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30 March 2020

Activity Details (ID# 33457)  

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Title Regional Seminar on Global Education: “National identity in the context of Global Citizenship” Central and South Eastern Europe and the EU Mediterranean countries 
Description The regional seminar on global education: “National Identity in the Context of Global Citizenship” is a follow up to the series of national seminars that have taken place in the last two years in the new EU member states, in the framework of the Joint Management Agreement signed by the European Commission/DGDEVCO and the North-South Centre designed to promote global education in the new EU member states. In particular, this meeting aims at the new EU member states in the Central and South East European region, such as Bulgaria, Romania and Slovenia as well as the new EU Mediterranean member states Cyprus and Malta. Serbia and Montenegro are invited as members of the North-South Centre. 
Status Completed 
Date 17/10/2011 - 18/10/2011 
Location Ljubljana, Slovenia
Countries Regions: South-East Europe
Contributors Slovenia - Hosting
  Joint Programme Activity - NS Centre - GlobEduc
Joint Programme EC/CoE
JP NS Centre - GlobEduc - Joint Management Agreement for global/development education and raising public awareness in Europe and beyond    (Logframe)  (Activities)
Project Purpose 1 - 2009/DG4/JP/2404   Strengthening global education policies in the new EU member states
Expected Result 1.3 - Promotion and encouragement of global/development education practices through shared learning.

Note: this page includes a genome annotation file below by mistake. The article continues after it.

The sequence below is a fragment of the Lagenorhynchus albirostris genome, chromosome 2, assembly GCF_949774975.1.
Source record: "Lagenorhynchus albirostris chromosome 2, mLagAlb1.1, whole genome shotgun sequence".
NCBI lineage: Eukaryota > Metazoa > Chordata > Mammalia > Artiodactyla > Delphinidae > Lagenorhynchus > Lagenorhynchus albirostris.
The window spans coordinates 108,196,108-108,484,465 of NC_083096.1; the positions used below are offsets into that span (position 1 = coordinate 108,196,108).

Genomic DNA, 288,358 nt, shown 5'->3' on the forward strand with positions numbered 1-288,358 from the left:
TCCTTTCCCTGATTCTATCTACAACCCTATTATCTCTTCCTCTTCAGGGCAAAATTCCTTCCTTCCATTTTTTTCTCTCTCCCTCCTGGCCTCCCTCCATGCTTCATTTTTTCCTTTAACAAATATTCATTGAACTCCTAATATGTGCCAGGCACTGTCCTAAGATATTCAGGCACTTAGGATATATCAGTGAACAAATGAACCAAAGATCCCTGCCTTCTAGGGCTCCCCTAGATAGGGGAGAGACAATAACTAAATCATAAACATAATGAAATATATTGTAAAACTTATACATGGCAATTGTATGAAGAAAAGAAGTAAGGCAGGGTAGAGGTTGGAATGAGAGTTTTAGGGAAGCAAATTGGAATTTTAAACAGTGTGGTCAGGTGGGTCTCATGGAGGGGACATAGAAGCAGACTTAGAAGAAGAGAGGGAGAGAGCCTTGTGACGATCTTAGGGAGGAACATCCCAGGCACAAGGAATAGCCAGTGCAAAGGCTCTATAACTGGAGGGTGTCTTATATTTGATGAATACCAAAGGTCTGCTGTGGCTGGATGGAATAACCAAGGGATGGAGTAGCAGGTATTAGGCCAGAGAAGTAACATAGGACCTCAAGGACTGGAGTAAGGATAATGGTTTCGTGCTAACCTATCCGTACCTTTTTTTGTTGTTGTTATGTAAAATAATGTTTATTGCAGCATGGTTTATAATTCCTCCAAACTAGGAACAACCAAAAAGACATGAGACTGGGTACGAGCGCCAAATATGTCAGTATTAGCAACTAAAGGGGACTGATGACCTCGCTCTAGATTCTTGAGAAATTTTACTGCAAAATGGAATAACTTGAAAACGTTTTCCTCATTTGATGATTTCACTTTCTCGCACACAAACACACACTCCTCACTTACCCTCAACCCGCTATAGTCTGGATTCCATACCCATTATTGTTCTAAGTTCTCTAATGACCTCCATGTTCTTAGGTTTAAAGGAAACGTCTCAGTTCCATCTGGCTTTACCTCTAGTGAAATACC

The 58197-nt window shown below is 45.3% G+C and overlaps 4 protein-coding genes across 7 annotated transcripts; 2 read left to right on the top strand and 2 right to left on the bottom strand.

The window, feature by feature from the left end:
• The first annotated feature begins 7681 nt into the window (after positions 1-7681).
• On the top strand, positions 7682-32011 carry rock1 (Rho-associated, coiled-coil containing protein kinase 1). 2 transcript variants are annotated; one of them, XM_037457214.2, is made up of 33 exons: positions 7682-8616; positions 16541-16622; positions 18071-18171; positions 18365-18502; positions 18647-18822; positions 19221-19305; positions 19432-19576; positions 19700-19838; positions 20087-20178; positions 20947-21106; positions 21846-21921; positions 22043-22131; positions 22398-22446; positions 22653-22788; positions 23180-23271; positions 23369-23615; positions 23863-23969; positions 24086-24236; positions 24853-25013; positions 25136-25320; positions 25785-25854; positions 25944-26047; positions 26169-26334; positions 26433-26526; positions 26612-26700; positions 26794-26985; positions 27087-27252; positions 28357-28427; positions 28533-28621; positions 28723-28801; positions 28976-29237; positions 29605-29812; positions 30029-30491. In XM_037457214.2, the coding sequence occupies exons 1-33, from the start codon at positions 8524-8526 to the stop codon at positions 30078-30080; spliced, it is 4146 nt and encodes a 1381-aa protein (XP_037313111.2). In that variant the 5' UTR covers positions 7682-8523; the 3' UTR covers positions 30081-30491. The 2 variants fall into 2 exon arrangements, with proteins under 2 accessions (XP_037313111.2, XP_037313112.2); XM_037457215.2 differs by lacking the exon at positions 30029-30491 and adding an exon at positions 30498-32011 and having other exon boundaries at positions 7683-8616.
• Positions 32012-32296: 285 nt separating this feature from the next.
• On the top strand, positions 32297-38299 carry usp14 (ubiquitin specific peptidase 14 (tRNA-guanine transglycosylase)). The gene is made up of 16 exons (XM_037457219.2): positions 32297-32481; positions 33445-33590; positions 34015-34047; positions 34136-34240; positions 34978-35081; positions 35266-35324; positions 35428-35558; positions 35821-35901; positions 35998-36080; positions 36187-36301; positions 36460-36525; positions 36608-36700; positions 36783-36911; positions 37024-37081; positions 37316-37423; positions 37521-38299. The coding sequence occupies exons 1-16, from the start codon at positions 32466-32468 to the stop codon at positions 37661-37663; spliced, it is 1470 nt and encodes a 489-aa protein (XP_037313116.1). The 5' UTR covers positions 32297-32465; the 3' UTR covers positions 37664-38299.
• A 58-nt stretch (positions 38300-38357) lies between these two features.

Council of Europe Programme of Activities
I – Democracy
Line of Action ⇒ III.3 – Promoting Democratic Governance and Stability
Programme ☆ III.3.5  North-South Centre

Working Method

Directorate (Service) Education, Culture and Heritage, Youth and Sport (North South Centre - Lisbon)
CoE Contact ,   email
Partners SLOGA - Other
Web Pages
Documents & links
1 http://www.coe.int/t/dg4/nscentre/Resources/Publications/SLOGA_publikacija_National_Identity_splet.pdf  
Last Modified 18/01/2012 

Activity Synopsis (ID# 33457) (Hide Synopsis)

Objective(s) 1 | to exchange ideas and
practices in the field of
global education and global
citizenship throughout
the region
2 | to facilitate networking and
interaction between diverse
stakeholders throughout
the region
3 | to discuss synergy potentials
and provide opportunity
to develop future
4 | to raise awareness on the
importance of including
global education in the
educational sector and to
challenge prevailing ideas
on the concept of citizenship
and national identity
5 | to involve a larger diversity
of stakeholders into
the debate on global education 
Output/Results The participants of the conference have taken
quite a critical approach towards the concept
of global citizenship. Trying to define it is a very
difficult task since the concept itself is very
elusive. What defines somebody as a global
citizen? By defining who a global citizen is we
also define those that are not global citizens.
Many have questioned the self-assumed inclusiveness
of the term and emphasized its exclusivity:
global citizenship creates insiders and
outsiders. One of the ways of exclusion is, for
example, exclusion on the basis of the way we
think. Are we global citizens if we don’t think
“globally”? And what does it mean to think globally?
Furthermore, global citizenship assumes
universal ethics – but such ethics does not exist.
Some participants recommended that the
Universal Declaration of Human Rights could
be that base, although others have rejected
the universality of the declaration (see above).
Very critical questions have been raised on the
use of the concept of global citizenship. Some
also questioned its usefulness in the context
of global education, mainly its aspect of action
and engagement. Does the concept of global
citizenship have potential to engage people in